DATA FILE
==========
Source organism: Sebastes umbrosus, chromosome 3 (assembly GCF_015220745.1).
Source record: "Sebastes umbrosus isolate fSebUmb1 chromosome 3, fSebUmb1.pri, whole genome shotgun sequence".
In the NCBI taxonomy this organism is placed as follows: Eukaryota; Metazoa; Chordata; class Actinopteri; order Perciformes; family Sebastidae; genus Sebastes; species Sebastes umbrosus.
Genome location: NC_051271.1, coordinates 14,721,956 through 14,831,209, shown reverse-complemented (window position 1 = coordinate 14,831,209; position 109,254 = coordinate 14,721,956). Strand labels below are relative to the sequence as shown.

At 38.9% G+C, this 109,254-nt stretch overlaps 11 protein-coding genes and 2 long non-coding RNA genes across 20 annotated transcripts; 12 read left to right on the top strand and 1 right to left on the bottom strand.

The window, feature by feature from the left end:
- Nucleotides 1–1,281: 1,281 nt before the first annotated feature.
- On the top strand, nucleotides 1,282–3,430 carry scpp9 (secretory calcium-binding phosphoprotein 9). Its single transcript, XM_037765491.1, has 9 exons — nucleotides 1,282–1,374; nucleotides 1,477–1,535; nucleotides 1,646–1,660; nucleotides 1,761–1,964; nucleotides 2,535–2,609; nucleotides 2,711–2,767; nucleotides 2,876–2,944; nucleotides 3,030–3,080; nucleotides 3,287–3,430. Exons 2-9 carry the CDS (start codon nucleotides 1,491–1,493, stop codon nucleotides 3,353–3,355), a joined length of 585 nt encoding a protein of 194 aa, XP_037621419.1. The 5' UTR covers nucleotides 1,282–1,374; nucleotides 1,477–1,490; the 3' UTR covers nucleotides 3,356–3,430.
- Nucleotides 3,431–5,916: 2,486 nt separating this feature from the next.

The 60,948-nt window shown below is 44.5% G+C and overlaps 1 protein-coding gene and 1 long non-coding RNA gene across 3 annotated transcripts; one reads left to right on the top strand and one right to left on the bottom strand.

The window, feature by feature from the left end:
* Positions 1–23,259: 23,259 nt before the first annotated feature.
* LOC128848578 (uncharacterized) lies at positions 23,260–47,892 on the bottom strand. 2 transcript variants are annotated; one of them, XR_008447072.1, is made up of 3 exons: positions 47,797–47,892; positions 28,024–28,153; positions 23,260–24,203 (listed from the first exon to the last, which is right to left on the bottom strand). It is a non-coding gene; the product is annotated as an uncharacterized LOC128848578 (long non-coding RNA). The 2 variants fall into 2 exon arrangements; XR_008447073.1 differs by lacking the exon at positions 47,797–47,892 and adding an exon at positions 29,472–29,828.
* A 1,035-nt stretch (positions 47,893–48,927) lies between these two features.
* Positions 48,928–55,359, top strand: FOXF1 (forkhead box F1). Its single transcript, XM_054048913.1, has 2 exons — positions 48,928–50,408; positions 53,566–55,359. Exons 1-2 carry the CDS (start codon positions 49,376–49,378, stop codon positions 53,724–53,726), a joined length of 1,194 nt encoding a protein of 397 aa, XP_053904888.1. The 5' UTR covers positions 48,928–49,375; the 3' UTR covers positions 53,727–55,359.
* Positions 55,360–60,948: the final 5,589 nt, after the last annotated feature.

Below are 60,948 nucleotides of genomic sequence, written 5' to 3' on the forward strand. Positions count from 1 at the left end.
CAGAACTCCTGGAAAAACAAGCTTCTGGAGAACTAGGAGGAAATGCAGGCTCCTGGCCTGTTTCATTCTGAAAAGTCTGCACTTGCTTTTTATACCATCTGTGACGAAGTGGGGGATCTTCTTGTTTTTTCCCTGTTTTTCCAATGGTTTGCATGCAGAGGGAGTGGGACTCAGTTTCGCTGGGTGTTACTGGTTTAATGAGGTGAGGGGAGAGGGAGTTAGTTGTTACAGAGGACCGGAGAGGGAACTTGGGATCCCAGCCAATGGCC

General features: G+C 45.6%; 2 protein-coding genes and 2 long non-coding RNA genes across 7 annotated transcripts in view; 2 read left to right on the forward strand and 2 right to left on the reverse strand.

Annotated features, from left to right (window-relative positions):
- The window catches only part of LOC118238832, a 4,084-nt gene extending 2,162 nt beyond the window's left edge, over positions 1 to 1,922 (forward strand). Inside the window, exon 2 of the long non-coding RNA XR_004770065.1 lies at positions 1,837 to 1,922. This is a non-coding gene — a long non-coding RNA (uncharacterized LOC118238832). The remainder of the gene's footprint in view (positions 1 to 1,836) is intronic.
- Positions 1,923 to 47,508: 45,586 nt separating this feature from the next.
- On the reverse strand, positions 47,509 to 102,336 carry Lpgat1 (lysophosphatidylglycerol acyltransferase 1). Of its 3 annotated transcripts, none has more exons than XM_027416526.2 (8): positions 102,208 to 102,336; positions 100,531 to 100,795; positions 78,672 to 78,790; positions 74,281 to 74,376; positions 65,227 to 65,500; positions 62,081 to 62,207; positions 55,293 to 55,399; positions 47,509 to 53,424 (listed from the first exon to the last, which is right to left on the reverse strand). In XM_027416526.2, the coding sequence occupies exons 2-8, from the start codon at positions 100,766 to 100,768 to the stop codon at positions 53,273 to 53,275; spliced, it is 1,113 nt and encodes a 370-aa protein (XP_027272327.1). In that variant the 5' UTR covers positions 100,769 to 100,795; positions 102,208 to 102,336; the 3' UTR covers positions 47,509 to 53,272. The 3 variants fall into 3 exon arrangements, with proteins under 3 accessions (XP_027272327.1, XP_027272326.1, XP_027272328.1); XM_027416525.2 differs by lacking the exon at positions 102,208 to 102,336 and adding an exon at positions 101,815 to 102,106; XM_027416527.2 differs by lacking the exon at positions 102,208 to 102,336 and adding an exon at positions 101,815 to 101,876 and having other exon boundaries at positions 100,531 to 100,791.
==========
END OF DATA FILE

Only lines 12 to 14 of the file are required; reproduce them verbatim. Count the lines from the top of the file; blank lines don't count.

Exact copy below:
* Positions 1–23,259: 23,259 nt before the first annotated feature.
* LOC128848578 (uncharacterized) lies at positions 23,260–47,892 on the bottom strand. 2 transcript variants are annotated; one of them, XR_008447072.1, is made up of 3 exons: positions 47,797–47,892; positions 28,024–28,153; positions 23,260–24,203 (listed from the first exon to the last, which is right to left on the bottom strand). It is a non-coding gene; the product is annotated as an uncharacterized LOC128848578 (long non-coding RNA). The 2 variants fall into 2 exon arrangements; XR_008447073.1 differs by lacking the exon at positions 47,797–47,892 and adding an exon at positions 29,472–29,828.
* A 1,035-nt stretch (positions 47,893–48,927) lies between these two features.